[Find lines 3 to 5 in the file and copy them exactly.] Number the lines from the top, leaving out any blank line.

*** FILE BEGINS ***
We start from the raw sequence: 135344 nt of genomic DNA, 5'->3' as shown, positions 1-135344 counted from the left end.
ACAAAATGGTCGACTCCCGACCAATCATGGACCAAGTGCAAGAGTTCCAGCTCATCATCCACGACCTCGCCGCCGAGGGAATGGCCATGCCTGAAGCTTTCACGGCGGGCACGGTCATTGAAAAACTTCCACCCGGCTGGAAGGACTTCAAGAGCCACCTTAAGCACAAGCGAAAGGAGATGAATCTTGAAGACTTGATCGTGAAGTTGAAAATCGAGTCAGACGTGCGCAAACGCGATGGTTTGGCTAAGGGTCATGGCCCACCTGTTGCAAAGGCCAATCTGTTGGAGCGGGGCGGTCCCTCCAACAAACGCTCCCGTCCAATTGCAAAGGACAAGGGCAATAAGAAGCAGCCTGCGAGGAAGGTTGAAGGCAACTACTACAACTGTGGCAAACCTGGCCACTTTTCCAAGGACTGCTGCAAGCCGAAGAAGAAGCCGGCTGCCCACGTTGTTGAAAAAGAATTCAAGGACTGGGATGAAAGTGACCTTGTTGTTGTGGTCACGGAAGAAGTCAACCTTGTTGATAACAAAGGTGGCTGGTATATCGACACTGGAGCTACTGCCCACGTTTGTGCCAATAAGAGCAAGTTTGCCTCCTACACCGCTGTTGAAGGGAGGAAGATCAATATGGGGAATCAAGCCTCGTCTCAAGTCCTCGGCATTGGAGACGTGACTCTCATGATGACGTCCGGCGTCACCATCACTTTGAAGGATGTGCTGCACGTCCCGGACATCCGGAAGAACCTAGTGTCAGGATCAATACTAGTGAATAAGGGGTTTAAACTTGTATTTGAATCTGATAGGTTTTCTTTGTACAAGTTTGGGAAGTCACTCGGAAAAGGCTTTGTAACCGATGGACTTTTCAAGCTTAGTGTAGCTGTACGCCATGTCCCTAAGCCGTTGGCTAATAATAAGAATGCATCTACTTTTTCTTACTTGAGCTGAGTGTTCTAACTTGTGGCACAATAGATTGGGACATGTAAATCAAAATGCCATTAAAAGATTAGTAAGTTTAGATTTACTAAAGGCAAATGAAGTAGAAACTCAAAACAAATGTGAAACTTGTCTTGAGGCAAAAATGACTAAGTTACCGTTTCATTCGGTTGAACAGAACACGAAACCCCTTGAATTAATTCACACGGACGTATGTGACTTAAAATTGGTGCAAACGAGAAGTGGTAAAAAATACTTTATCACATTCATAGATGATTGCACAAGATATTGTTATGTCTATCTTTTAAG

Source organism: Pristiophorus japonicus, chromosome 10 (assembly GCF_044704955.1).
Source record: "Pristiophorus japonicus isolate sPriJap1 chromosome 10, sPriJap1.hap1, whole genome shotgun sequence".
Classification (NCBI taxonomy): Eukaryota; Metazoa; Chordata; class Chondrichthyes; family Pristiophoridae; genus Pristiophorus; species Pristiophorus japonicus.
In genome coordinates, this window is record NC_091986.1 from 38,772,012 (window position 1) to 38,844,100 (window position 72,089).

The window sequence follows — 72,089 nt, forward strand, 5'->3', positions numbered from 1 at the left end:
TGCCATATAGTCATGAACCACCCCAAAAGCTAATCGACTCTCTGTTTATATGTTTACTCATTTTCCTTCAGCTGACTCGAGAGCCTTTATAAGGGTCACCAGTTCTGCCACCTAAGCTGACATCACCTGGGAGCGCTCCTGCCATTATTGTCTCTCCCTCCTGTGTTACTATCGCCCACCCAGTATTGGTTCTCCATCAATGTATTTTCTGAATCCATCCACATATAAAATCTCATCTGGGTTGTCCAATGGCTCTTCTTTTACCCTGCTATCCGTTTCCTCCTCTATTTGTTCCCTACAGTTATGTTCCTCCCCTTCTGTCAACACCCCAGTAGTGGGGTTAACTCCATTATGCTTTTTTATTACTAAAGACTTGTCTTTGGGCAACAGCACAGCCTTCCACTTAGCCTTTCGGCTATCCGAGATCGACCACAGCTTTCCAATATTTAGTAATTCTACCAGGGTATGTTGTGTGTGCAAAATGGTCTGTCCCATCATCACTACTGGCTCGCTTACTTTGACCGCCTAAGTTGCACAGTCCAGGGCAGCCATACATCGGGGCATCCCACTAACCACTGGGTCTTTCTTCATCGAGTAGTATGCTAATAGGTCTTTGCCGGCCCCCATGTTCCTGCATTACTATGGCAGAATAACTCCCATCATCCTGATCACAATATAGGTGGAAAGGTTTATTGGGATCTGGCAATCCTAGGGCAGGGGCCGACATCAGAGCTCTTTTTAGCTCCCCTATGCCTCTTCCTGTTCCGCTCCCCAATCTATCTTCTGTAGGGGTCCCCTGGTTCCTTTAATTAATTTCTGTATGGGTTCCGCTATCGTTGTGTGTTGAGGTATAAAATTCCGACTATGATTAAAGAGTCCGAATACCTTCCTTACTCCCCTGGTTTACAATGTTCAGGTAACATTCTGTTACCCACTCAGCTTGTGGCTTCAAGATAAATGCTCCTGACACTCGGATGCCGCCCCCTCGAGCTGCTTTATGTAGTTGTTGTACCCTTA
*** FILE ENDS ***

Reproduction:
Source organism: Pristiophorus japonicus, chromosome 10 (assembly GCF_044704955.1).
Source record: "Pristiophorus japonicus isolate sPriJap1 chromosome 10, sPriJap1.hap1, whole genome shotgun sequence".
Classification (NCBI taxonomy): Eukaryota; Metazoa; Chordata; class Chondrichthyes; family Pristiophoridae; genus Pristiophorus; species Pristiophorus japonicus.